3. We can finish up by clicking the complete transaction button

Here’s a CodePen demo, if you’d like to look at the original markup and CSS styles.

Contrast, repetition, alignment, and proximity

While they make for a somewhat unflattering acronym, the four principles of contrast, repetition, alignment, and proximity are core to good form design. Let’s quickly break each one down:

Contrast

Items that are different should look different. Visual interest is generated by something that stands out from what’s around it. (Hierarchy, in fact, is a type of contrast.)

Contrast Comparisons

Typically, contrast isn’t our primary concern when dealing with forms because we’re trying to make them useful and intuitive, not flashy. But it’s applicable where we might separate sections from one another, inject some extra information, or add a call to action.

In our example above, the contrast is created mainly through the use of headings and spacing.

Minimal Checkout Elements Highlighted

Put another way: contrast is when the pattern is broken. So spacing, size, weight — really, anything — can create contrast. It doesn’t have to be literal color or imagery.

Speaking of patterns…

Repetition

Like a good song, a design is enjoyable when it’s consistent. As each verse and chorus are similar to one another and as the beat follows a predictable rhythm, similar items on the website should reflect one another.

Similar Items Repeated

This principle is bread and butter when it comes to forms; the labels, inputs, selects, buttons, and other form elements should be predictable in both appearance and positioning. They should look like each other, and be consistent, like the beat of a song.

Alignment in design

Elements in any design seem related and cohesive when there’s vertical and horizontal alignment between them.

Vertical Horizontal Alignment

The type of alignment is less important than whether it’s there at all, but when in doubt, it’s hard to go wrong with left-aligned (at least in left-to-right languages).

It’s important to carry this principle through to forms as well. When elements align with one another, they have greater cohesion.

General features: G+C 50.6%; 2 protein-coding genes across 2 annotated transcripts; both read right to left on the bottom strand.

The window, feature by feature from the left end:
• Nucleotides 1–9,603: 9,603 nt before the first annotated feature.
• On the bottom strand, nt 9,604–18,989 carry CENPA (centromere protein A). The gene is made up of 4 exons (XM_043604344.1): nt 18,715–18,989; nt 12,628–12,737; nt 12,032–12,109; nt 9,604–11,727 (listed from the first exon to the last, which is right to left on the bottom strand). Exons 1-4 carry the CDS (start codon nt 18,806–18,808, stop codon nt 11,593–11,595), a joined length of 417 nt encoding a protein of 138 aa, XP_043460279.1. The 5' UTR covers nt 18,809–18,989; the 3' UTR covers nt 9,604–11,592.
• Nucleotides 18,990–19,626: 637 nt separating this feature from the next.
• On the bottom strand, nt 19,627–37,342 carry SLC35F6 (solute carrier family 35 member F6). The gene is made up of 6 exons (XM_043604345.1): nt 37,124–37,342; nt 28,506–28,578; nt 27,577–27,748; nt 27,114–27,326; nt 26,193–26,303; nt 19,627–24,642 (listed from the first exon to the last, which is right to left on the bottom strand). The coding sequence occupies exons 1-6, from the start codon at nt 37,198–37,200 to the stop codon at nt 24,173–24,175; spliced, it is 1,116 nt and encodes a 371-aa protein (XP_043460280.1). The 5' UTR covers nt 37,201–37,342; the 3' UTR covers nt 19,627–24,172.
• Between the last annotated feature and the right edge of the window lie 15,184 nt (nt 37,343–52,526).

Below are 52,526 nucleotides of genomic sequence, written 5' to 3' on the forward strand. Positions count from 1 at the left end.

Aligned Checkout Elements

Proximity

The human eye groups things by their proximity to one another. The less space between items, the more they seem related. In the below screenshot, the items within each column seem more closely related to one another than they do to other columns because there’s greater space between columns than within.

Proximity

This principle works just the same in forms. We want our users to tell what’s a pair, what’s a group, and what’s a section, intuitively and instantly, without the need to spell any of it out. Proximity works perfectly for that job.

Gaps Between Fields

The more closely related two things are, the closer they should be visually. Put less space between things to relate them, and more to separate them. That’s really all there is to it.

Also: as shown above, be consistent with spacing. Just as you should only have a few specific colors you use in most designs, you should only have a few specific gap sizes you reuse throughout your site or app.

One main gap size (like the one between pairs above), plus maybe two to four more where larger or smaller gaps are needed (like the gaps between pairs and sections above) should do the trick. Not to belabor the metaphor, but this is often referred to as “rhythm,” because elements have a predictable amount of space between them, just like beats in music.

I like to use rem units because they scale accessibly with the user’s preferred font size, so my main gap size is generally 1rem.